Having laid the Oscar ghost with his win for The Departed, Martin Scorsese could have allowed himself to relax.
Instead he's gone and made one of the most hysterical films of his career, a B-movie schlocker that hurries through dungeons and dark chambers like some hapless innocent in a Gothic novel. Just listen to the way its orchestral score rises to a giddy crescendo of terror – in the first five minutes.
The ominous mood is set from scene one. It's 1954, and US Marshal Teddy Daniels (Leonardo DiCaprio) is fighting seasick on a ferry with his new partner Chuck Aule (Mark Ruffalo), headed for a mental asylum on a craggy redoubt called Shutter Island. They are to investigate the disappearance of a woman inmate who, like many in this institution, has been put away for murder. Teddy's freaked out by the mad-eyed patients ("the ones no other hospital can manage") and he doesn't much care for the men in charge, either – Ben Kingsley as Dr Cawley (as in creepy) and Max von Sydow as Dr Naehring (as in possible former Nazi scientist). Soon the air is thick with rumours of neurological experiments, psychotropic drugs and lobotomies, and with rainstorms of hurricane strength blowing in, Teddy starts to wonder if people who arrive on Shutter Island ever get to leave...
Now Scorsese is someone who understands, better than any film-maker, how drama thrives on the collision between reality and psychosis. His name, after all, is indelibly associated with Taxi Driver, the great New York nocturne about a soul coming apart at the seams. Like Travis Bickle, Teddy is a war veteran who can't shake off the ghosts – in his case, the memory of what he saw when his unit helped to liberate Dachau in 1945. But there's another trauma (from ancient Greek, "wound") that won't heal: the death of Teddy's wife at the hands of an arsonist, himself now an inmate on the island. So perhaps we can add revenge to the plot's gamey cauldron of intrigue and cover-up.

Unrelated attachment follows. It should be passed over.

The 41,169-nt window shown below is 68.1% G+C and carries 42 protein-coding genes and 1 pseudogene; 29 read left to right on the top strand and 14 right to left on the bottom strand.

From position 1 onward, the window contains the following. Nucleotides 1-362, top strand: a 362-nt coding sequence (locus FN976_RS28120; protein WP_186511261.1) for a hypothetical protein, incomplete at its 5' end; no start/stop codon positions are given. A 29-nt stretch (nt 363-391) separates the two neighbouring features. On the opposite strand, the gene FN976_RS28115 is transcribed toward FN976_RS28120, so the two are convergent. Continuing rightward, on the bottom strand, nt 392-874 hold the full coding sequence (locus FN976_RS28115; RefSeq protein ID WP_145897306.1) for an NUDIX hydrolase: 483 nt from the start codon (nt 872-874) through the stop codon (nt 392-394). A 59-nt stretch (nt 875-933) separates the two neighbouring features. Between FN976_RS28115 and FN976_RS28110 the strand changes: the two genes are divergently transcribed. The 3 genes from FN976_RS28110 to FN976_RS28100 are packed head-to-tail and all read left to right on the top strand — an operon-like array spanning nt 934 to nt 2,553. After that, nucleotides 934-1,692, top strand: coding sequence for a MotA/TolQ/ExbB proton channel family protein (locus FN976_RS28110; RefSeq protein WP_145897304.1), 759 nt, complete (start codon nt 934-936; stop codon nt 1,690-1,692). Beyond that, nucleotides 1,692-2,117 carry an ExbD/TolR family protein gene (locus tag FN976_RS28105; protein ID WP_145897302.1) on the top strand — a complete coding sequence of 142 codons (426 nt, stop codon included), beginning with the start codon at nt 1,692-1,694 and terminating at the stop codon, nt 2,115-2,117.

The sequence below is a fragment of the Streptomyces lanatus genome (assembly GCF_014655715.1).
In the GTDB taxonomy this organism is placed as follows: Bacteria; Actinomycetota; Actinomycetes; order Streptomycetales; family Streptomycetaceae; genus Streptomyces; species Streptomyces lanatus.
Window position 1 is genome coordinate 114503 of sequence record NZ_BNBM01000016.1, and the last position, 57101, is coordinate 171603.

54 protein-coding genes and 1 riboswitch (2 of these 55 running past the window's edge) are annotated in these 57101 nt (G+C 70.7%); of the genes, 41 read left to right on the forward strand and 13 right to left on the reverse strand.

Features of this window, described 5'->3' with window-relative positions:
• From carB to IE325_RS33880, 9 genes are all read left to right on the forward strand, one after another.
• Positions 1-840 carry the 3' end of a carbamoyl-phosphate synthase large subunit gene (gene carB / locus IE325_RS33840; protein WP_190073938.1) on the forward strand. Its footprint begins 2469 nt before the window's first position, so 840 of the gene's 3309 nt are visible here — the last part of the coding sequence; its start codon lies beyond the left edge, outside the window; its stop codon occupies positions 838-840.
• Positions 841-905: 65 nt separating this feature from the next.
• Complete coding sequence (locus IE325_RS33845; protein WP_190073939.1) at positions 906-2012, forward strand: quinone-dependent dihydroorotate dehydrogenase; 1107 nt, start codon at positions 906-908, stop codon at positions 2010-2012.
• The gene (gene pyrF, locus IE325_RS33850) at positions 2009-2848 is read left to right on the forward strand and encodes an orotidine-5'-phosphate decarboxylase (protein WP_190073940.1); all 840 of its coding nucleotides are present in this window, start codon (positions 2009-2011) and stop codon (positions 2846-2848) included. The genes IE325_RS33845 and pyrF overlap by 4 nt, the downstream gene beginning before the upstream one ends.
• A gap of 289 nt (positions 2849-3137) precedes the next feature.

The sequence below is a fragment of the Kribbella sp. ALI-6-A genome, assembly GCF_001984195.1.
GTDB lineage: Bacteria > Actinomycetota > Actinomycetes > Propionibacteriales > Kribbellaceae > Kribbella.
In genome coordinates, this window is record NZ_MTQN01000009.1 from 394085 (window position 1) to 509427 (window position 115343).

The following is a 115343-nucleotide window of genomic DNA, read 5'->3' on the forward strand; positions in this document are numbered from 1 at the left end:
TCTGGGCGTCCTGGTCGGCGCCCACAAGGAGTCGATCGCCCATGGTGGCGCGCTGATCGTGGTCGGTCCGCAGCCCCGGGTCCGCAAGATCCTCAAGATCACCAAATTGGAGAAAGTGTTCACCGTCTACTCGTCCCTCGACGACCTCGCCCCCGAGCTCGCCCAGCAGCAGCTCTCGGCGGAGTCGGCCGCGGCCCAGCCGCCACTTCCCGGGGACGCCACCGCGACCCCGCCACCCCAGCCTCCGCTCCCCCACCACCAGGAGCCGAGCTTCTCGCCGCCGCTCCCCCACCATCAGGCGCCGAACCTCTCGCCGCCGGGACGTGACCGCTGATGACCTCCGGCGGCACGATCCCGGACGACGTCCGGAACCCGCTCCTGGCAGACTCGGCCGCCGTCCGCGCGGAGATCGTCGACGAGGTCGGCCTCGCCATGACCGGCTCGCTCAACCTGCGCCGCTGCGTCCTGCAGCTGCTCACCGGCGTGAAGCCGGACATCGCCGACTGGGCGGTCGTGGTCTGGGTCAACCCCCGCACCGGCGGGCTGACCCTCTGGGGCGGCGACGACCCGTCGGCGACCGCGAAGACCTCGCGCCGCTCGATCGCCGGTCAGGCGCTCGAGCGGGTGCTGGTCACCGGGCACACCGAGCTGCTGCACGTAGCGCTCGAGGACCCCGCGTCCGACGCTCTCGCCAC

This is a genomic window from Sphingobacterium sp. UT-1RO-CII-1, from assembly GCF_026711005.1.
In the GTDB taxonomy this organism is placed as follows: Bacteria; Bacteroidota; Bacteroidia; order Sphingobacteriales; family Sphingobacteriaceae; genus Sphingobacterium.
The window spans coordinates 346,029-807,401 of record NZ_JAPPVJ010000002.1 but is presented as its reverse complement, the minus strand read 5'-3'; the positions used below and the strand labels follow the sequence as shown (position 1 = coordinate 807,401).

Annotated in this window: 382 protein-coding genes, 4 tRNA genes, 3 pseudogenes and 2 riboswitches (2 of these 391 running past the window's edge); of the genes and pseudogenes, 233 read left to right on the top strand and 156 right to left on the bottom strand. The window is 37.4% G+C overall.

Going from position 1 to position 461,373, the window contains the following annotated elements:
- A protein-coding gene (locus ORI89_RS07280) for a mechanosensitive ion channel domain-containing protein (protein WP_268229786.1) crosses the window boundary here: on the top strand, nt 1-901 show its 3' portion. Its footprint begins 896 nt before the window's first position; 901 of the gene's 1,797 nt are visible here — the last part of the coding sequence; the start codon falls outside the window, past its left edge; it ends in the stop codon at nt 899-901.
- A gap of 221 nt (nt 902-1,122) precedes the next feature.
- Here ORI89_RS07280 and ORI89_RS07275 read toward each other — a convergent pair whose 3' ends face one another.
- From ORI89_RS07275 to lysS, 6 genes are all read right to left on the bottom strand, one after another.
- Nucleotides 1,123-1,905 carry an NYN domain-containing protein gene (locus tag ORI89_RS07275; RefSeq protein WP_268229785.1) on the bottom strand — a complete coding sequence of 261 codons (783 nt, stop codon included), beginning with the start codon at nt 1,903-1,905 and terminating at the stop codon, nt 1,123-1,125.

Yet for all the narrative sleight-of-hand and misdirection, Shutter Island has a problem that never afflicted Taxi Driver: it's just not exciting. Perhaps something was lost in the adaptation from Dennis Lehane's novel, but whether you guess what's "really" going on or not, the scene-by-scene experience of the movie never pins you back in your seat. It's more like a later entry in the Scorsese canon, his remake of Cape Fear, where the camerawork climbed the walls but left our senses quite untroubled. There's also a weird reprise of De Niro's gnarled bogeyman in the visage of Jackie Earle Haley, offering a forlorn cry from the ranks of the criminally insane. Patricia Clarkson, Emily Mortimer and Michelle Williams are all wasted in nugatory roles. As for the role of director, it has been filled rather than graced, a state of affairs that would be perfectly fine if you didn't know that the director's name was Martin Scorsese.
Just as Marty keeps returning to Leo, Paul Greengrass has reunited with his Bourne star Matt Damon in Green Zone. It's an offshoot of Rajiv Chandrasekaran's prize-winning book Imperial Life in the Emerald City, a sombre account of how the US screwed up the handling of post-invasion Iraq, and, in the wake of the Chilcot Inquiry, a rather timely one. Damon plays warrant officer Roy Miller, who, handed one bum steer after another on the whereabouts of those legendary WMD, is beginning to think that their "intel" is, in a word, "bullshit". The Pentagon's official line – touted by bureaucrat Greg Kinnear – insists that the weapons are out there, and makes much of a source, codename "Magellan", that will justify their invasion.
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